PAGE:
In 2008, my family and I took a trip to Venice. Five years later, my most vivid memory of that trip is not of the Piazza San Marco, or the cathedral, or the gondolas wending their way through the canals. It is of the incredible display of vegetables at the Rialto farmers’ market. The selection of radicchio alone was enough to make me dizzy–fat, scarlet bouquets of Chioggia and Verona; furled red and white fingers of Treviso; pale green and pink-speckled heads of Castelfranco. Behind them spilled blood-red tomatoes and peppers, and atop those sat a big, squat winter squash, sliced in half, its orange flesh practically glowing. What a show!”
That’s the opening paragraph of The Glorious Vegetables of Italy, which is officially out today. Those words pretty much sum up why I decided to write a book on Italian vegetables ~ or, more accurately, the vegetables that star in Italian cooking, from artichokes to zucchini. So much color, so many choices ~ who wouldn’t be inspired?
Pasta and pizza may be the rock stars of Italian food, but they owe a debt of gratitude to vegetables. Most of my favorite pasta dishes aren’t covered in sauce, but rather tossed with whatever vegetables happen to be in season (right now it would be eggplant, peppers, tomatoes or zucchini ~ or eggplant, peppers, tomatoes and zucchini).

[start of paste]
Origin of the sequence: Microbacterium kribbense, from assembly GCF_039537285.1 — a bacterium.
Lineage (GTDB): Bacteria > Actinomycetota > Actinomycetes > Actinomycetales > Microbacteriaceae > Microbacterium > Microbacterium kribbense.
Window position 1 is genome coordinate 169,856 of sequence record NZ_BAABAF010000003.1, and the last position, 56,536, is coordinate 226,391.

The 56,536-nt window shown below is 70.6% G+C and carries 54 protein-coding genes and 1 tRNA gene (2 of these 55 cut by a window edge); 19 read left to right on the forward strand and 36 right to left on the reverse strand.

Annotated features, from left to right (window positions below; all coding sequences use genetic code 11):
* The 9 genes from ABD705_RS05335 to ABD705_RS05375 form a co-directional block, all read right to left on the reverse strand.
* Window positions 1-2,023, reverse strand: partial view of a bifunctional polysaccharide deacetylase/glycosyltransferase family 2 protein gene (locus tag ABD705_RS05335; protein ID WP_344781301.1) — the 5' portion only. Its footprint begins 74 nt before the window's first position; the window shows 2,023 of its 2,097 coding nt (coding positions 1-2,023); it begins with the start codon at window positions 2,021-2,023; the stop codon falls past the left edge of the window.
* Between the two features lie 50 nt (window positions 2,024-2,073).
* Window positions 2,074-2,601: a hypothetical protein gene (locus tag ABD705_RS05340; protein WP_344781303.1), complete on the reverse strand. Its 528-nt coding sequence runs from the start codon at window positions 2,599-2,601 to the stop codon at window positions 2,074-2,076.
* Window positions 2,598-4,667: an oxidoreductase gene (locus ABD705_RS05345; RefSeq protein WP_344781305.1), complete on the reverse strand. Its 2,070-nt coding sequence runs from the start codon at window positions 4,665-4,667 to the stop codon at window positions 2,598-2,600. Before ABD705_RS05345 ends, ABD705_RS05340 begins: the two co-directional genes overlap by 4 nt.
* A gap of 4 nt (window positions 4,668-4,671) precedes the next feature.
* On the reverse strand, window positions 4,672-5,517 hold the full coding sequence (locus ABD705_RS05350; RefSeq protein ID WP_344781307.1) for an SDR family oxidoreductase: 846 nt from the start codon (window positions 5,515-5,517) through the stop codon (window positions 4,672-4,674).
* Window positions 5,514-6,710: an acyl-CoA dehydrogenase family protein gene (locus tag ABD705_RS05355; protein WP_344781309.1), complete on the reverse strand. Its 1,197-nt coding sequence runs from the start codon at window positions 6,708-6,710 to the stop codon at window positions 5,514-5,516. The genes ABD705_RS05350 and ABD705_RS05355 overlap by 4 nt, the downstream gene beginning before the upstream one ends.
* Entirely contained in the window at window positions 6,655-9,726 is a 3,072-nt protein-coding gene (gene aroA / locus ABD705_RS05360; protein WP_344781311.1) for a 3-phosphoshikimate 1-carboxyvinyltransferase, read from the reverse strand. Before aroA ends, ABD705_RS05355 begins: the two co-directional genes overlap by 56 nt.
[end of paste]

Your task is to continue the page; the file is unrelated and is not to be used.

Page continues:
I’m thinking, too, of a dinner I had just last month in Abruzzo, at the home of my friend Fabrizio Lucci. His mom, aunt and cousin served us guests no fewer than 12 different types of pizza, each pie topped with a different vegetable ~ artichokes, eggplant, fennel, peppers, rapini, zucchini, and so on. There was an especially memorable one stuffed with slow-cooked onions.
In a happy coincidence, there is a chapter on pizza (plus calzoni and panini) in the book, with recipes for potato pizza, pizza with roasted fennel, and grilled pizzas with all sorts of vegetable toppings. And possibly the best panino you’ll ever eat ~ stuffed with fried zucchini blossoms, tomato and fresh mozzarella. There are also chapters on pasta (of course), garden soups and salads, main courses, sides, desserts, and preserves and condiments.
I also want to mention the Gallery of Italian Vegetables, a section in the front that profiles the players (Beans: a big, broad family; Spinach: the virtuous vegetable; and so on) and includes helpful information on choosing, cleaning and preparing them.
I love my new book, but I’m not going to go on and on about it. If you’d like to know more, I’ll happily direct you to the book’s page here on the site. Also, I have scheduled a number of events ~ cooking classes, demos, tastings and book signings ~ both near and far. The kick-off event is a tasting and book signing on September 7 at one of my favorite D.C. boutiques ~ Salt & Sundry, in Union Market. You’ll find all the necessary details on my Events page. Please stop by and say hi if you come to one of my events. I’d really like to meet you.